Yesterday we ran an exercise to look at how communities, local and Federal Governments and other organisations might respond to a hypothetical rabies outbreak in Arnhem Land, and it got the audience very excited. 

Many questions were raised including how quickly the virus may spread between dogs, who might be available to participate in mass vaccination programs given most Australians aren’t vaccinated for rabies (so there may be a lag before some people could help), what has happened in poorly managed outbreaks overseas and how local knowledge about communities and dogs could reduce infection and save lives.

What I came away with is a sense that rabies preparedness is not about being ready to respond in the event of an outbreak. It is about developing relationships with communities and dogs over time, about involving veterinarians and health workers with local knowledge, and ensuring communication and education occur well in advance so that panic is minimised. And that can help manage other health and infectious disease problems in the meantime. We're also very fortunate in that a number of researchers in Australia are currently looking at what might happen if rabies were to emerge here.

I'm not really whinging about the weather. Its perfect. Although not quite prepared to take a dip. (Loved the signage. They're happy to admit that crocs and box jellyfish can kill you but someone forgot to mention that cigarettes kill more people than these animals do).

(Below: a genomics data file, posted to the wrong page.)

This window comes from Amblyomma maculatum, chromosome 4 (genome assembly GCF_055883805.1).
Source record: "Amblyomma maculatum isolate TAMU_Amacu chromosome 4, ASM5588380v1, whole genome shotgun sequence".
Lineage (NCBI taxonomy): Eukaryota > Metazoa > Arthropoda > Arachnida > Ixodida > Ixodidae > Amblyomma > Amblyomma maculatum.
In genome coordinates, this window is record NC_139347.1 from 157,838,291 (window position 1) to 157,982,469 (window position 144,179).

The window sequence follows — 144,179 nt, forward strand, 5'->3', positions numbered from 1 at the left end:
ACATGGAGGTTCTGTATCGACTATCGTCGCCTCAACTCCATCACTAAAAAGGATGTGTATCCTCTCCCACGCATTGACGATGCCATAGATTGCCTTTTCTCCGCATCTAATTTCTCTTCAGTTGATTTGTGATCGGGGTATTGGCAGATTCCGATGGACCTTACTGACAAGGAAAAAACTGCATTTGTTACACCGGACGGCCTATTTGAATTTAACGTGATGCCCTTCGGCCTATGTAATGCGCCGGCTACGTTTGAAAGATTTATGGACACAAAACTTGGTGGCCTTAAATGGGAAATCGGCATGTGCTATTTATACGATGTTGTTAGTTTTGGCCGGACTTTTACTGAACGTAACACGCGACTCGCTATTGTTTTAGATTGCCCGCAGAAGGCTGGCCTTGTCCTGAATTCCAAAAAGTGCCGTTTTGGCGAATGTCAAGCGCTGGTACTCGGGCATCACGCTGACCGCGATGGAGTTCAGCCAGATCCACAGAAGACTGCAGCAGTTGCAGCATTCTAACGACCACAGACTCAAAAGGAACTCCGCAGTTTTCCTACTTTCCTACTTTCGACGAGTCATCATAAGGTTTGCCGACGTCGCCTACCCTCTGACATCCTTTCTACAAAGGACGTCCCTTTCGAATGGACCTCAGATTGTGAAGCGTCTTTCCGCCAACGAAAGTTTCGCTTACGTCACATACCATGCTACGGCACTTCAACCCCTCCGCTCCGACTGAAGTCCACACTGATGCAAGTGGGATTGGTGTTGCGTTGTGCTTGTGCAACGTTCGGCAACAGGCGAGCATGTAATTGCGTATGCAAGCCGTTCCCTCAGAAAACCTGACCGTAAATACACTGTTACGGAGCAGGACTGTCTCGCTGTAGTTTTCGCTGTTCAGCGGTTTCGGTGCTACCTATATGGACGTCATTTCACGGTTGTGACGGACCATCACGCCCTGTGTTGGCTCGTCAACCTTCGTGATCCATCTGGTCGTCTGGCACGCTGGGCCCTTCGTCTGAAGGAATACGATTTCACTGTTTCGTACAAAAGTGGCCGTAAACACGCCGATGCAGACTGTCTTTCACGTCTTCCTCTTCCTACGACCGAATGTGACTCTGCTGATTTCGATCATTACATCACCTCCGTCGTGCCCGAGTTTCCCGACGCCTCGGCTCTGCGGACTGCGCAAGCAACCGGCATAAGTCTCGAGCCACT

Other highlights of the day were Dr Ganga de Silva’s discussion of the rabies control program run by the Blue Paw Trust in Sri Lanka. We are very fortunate in Australia not to have rabies, but worldwide someone dies of rabies every ten minutes – around 55,000 people per year.

Rabies infects humans and animals, but dogs are the main reservoir. The only way to reduce the R0 (the basic reproductive rate – which for rabies is 1-2) is to control rabies in dogs.

The Blue Paw Trust has done fantastic work in vaccinating many dogs against rabies. Together with post-exposure prophylaxis, rabies vaccination of dogs reduces human infections. Eliminating rabies from Sri Lanka, an island, is doable, but requires ongoing cooperation from Government and organisations. Dr de Silva’s talk about the work of her team was inspiring.

Dr Kirsty Officer, who has volunteered with a number of organisations including Animals Asia, AMRRIC and Vets Beyond Borders, gave a brilliant talk about dog programs. She argued that we need to think about the big picture – programs are “more than just spaying dogs”. Really, volunteers should be aiming to “do themselves out of a job”. The aim is to ensure that locals are left with a sustainable program.